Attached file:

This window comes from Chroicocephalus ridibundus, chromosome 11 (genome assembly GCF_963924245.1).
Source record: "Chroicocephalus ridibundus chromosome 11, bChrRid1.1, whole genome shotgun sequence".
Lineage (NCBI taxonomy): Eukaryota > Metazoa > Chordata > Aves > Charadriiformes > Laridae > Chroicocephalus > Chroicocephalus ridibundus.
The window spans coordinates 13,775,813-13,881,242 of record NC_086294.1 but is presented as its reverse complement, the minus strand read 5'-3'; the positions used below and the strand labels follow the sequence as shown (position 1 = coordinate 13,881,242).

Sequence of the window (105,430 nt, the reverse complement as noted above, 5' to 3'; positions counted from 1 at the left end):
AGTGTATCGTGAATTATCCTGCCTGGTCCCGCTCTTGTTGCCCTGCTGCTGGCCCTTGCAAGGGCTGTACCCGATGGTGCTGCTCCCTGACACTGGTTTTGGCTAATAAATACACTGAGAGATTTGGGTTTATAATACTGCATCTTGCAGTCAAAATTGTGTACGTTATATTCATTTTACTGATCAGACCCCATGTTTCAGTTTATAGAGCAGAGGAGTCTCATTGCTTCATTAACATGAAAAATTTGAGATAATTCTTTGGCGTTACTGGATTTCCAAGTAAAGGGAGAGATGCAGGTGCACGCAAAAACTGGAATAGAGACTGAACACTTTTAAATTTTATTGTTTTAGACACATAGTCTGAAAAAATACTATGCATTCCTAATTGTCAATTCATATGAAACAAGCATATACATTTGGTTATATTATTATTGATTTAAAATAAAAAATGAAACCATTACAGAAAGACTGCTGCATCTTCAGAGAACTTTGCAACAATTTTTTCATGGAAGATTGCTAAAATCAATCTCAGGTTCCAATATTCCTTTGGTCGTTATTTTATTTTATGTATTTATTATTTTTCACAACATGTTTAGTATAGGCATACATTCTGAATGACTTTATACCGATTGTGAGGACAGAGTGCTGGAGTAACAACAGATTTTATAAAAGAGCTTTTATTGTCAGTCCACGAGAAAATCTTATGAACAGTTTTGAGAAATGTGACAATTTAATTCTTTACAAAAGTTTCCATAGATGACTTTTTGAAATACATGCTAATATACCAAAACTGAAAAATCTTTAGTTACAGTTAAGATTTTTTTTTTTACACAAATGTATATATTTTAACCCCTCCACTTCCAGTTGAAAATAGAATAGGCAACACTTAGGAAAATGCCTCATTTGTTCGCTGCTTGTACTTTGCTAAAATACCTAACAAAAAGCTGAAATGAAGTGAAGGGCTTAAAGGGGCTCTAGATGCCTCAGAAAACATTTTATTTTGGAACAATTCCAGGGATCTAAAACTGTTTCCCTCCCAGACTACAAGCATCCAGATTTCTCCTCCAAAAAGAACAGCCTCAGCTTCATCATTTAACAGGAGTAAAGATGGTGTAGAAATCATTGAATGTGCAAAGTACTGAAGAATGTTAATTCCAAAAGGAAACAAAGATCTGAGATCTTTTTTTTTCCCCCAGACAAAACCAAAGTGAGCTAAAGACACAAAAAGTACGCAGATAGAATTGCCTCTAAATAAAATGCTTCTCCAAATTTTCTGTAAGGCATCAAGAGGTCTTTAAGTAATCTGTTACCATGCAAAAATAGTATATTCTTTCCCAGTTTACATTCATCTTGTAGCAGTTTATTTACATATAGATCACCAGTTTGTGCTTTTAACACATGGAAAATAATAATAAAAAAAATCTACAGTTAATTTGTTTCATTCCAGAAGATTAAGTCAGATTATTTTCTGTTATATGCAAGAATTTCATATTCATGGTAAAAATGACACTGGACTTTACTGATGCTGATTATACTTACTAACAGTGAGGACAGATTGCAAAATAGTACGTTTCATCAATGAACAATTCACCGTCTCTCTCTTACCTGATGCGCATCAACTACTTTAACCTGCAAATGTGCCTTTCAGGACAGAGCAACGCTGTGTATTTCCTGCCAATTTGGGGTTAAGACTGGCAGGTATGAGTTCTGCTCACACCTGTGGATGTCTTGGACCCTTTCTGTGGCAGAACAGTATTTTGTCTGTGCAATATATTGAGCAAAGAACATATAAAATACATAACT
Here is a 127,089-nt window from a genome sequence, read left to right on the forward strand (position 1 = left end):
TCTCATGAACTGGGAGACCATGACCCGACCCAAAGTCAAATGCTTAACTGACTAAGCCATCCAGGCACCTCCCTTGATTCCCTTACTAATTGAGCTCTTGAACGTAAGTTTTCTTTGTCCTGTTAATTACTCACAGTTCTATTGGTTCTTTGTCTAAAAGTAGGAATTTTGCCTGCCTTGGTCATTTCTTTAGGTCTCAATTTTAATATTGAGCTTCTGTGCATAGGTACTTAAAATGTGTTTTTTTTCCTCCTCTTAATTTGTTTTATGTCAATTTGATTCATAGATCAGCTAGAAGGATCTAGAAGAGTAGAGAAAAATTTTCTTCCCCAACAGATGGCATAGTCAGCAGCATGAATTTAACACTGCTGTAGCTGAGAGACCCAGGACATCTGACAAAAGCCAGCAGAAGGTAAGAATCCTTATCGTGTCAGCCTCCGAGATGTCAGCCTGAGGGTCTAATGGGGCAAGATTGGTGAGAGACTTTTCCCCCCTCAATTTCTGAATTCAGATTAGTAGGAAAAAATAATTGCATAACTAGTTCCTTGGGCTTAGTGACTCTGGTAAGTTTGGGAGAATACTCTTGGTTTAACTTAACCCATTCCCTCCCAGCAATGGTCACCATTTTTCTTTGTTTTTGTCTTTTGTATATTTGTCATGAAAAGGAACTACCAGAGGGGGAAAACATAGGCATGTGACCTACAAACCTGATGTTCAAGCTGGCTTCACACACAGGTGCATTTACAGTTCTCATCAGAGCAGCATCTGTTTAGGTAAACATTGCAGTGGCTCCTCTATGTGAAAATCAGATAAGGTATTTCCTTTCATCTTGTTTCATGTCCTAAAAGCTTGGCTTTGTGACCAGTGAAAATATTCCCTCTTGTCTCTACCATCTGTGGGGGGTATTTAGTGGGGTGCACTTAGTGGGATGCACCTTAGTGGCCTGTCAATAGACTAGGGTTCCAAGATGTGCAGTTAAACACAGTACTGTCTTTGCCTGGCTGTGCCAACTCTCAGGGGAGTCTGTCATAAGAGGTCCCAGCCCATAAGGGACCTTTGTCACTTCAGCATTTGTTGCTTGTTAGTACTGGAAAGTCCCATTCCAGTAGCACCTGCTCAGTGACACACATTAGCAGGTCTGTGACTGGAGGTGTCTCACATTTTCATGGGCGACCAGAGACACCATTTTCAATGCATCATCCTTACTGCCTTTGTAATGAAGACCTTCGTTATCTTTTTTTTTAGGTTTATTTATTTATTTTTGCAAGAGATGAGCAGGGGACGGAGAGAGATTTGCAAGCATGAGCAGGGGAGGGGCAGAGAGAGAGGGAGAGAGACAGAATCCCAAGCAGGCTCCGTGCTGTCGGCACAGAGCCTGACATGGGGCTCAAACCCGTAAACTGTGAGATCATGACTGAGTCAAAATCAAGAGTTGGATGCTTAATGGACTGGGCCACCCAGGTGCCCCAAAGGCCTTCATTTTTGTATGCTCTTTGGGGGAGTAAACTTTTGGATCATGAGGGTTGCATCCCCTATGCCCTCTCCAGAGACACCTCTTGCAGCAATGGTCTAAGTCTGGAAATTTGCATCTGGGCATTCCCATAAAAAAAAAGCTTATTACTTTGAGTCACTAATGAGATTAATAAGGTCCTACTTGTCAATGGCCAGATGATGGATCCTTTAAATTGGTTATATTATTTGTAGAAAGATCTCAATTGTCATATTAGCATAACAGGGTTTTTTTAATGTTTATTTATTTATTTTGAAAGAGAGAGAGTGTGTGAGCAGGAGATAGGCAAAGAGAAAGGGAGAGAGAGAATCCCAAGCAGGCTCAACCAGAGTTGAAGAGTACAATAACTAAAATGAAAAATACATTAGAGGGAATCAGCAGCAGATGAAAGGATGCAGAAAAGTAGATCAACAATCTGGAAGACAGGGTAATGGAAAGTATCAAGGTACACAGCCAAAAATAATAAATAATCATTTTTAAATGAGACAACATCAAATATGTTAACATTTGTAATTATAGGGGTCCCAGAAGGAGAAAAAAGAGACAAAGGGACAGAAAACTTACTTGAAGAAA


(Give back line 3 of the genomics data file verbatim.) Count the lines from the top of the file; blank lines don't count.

Lineage (NCBI taxonomy): Eukaryota > Metazoa > Chordata > Aves > Charadriiformes > Laridae > Chroicocephalus > Chroicocephalus ridibundus.